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Intisar A. Rabb

Intisar Rabb received her JD from Yale Law School, and is a PhD Candidate at Princeton University, where she is writing a dissertation on legal maxims in comparative American and Islamic law. After completing law school, and prior to returning to Princeton, she served as a law clerk to the Honorable Thomas L. Ambro of the United States Court of Appeals for the Third Circuit.

Intisar A. Rabb is a Professor of Law at Harvard Law School and a director of its Islamic Legal Studies Program. She also holds an appointment as a Professor of History at Harvard University and as a Susan S. and Kenneth L. Wallach Professor at the Radcliffe Institute for Advanced Study. She previously served as an Associate Professor at NYU Department of Middle Eastern and Islamic Studies and at NYU Law School, and as an Assistant Professor at Boston College Law School; and teaches courses in criminal law, legislation and theories of statutory interpretation, and Islamic law. She also served as a law clerk for Judge Thomas L. Ambro of the United States Court of Appeals for the Third Circuit, as a Temple Bar Fellow in London with the American Inns of Court, and as a 2010 Carnegie Scholar for her work on contemporary Islamic law reform.

In 2015, she received awards from the Luce Foundation and the MacArthur Foundations for SHARIAsource – an online portal for content and context on Islamic law, designed to make available primary sources as well as informed scholarly commentary about them freely available. She has published on Islamic law in historical and modern contexts, including the monograph, Doubt in Islamic Law (Cambridge University Press 2015), an edited volume, Law and Tradition in Classical Islamic Thought (with Michael Cook et al., Palgrave 2013), and numerous articles on Islamic constitutionalism, Islamic legal maxims, and on the early history of the Qur’an text. She received a BA from Georgetown University, a JD from Yale Law School, and an MA and PhD from Princeton University. She has conducted research in Egypt, Iran, Syria, and elsewhere.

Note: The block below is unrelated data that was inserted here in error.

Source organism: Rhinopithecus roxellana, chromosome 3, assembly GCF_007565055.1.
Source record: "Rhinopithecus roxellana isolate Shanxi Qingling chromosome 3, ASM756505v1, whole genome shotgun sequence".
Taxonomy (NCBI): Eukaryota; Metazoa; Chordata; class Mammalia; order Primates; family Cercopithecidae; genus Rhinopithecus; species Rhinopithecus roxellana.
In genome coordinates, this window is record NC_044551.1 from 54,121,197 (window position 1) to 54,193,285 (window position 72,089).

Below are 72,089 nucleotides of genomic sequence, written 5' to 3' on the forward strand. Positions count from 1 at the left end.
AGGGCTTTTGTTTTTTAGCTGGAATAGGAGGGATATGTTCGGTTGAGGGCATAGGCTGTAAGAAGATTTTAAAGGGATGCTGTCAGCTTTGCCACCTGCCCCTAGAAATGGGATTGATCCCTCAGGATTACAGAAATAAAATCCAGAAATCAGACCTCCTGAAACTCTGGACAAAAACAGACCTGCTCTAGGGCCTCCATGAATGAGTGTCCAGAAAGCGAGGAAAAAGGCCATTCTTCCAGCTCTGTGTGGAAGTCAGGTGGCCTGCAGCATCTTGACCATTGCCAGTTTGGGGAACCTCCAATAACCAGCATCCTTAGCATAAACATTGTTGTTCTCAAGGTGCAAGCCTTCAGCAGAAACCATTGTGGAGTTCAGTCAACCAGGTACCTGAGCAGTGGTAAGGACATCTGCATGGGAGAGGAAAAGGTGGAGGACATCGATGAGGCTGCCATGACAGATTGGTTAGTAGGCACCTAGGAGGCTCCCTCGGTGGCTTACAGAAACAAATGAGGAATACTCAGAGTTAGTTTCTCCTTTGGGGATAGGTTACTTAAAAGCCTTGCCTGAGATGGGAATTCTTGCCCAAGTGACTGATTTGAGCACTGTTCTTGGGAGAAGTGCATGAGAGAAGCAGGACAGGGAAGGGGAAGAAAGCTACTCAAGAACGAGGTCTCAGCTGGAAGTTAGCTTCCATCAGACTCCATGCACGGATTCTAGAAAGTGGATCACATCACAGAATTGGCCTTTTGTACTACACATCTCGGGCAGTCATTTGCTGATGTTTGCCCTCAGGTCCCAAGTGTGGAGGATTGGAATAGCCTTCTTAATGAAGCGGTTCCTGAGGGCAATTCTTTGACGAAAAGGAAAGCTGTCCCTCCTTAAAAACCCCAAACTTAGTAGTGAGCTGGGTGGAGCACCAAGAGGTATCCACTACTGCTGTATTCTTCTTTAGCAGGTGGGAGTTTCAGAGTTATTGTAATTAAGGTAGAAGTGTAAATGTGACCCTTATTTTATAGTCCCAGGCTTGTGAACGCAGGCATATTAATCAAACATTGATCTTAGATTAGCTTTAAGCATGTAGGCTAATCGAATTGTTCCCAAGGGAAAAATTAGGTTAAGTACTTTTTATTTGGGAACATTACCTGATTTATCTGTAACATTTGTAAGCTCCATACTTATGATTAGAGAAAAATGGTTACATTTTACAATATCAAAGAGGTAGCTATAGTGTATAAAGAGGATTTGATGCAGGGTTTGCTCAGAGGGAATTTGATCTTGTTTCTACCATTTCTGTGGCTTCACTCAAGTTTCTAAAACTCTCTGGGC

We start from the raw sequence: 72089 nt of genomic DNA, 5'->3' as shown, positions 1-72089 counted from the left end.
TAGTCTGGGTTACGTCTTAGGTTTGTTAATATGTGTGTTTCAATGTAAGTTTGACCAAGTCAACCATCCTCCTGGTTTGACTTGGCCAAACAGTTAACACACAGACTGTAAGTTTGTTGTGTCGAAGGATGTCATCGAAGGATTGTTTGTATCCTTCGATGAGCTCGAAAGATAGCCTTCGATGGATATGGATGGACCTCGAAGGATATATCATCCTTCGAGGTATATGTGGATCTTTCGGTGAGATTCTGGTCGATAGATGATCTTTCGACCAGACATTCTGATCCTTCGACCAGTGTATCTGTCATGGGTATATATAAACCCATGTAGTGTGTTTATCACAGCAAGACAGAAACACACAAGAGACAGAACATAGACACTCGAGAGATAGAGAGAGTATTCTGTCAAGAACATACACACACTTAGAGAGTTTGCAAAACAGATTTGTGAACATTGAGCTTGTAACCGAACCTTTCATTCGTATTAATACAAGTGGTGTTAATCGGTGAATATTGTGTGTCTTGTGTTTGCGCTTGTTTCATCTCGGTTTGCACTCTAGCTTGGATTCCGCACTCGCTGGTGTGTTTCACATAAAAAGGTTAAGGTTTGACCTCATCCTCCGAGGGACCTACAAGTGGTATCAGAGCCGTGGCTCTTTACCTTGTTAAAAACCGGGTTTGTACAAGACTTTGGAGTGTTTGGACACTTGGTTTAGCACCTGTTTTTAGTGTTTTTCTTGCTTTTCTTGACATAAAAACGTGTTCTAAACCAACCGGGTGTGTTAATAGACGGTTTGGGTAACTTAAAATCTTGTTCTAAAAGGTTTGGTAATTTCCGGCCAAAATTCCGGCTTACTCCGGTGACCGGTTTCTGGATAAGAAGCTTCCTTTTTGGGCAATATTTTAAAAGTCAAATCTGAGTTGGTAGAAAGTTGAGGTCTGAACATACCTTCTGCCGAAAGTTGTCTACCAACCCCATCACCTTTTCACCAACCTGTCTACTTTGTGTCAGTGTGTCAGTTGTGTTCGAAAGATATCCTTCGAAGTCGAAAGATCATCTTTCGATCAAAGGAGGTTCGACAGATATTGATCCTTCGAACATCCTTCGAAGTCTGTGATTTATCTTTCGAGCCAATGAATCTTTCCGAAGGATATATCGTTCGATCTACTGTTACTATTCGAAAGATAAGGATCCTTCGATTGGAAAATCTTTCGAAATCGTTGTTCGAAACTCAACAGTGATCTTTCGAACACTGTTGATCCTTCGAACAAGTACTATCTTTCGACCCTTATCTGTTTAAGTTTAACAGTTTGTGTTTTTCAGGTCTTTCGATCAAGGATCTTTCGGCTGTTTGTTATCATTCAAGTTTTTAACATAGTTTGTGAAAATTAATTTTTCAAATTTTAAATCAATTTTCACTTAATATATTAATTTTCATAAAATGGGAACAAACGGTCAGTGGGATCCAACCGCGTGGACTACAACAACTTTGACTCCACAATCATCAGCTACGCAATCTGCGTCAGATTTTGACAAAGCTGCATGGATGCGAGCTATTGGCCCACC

Education
Ph.D. (Islamic Law), Princeton University, 2009; J.D., Yale Law School, 2006; M.A. (Near Eastern Studies), Princeton University, 2005; B.A./B.S. (Government and Arabic), Georgetown University, with honors, 1999.

Current Courses

  • Digital Islamic Law Lab: Online Analysis of Islamic Legislation and Interpretation, Fall 2017
  • Introduction to Islamic Law, Fall 2017
  • The Comparative and International Law Workshop, Fall 2017

Areas of Interest

  • Legislation: Statutory Interpretation
  • Comparative and Foreign Law: Islamic Legal Studies
  • Criminal Law and Procedure

Academic Appointment and Employment History

  • Associate Professor, New York University School of Law & Department of Middle Eastern and Islamic Studies (2013 – 2014)
    New York, New York
  • Assistant Professor, Boston College Law School (2010 – 2012)
    Newton, Massachusetts

Bar Admissions

  • New York, United States (2008)
  • New Jersey, United States (2007)

Board Memberships

  • Advisory Board, Journal of Islamic Law and Society (2011 – Present)
  • Editorial Board, Law and Social Inquiry (2013 – Present)
  • Chair, Section on Islamic Law, American Association of Law Schools (2015 – 2016)
  • Islamic Law and Society Collaborative Research Network Co-Chair, Law and Society Association (2012 – Present)
  • Advisory Board Member, Cambridge University Press: Cambridge Studies in Islamic Civilization (2014 – Present)
  • Chair, Section on Comparative Law, American Association of Law Schools (2014 – 2015)
  • Program Committee Co-Chair, American Society for Legal History (2012 – 2013)
  • Executive Board Nominating Committee, Middle East Studies Association (2012 – 2013)
  • Board of Directors, American Society for Legal History (2017 – Present)
  • Law and History Review, Editorial Board (2017 – Present)

Clerkships

  • Hon. Thomas L. Ambro, United States Court of Appeals for the Third Circuit, 2006 – 2007

Education History

  • Ph.D. Islamic Law Princeton University, 2009
  • J.D. Yale Law School, 2006
  • M.A. Near Eastern Studies Princeton University, 2005
  • B.S. Government & Arabic Georgetown University, 1999

Honors and Awards

  • MacArthur Foundation Grant for SHARIAsource (Awards)
    September 2015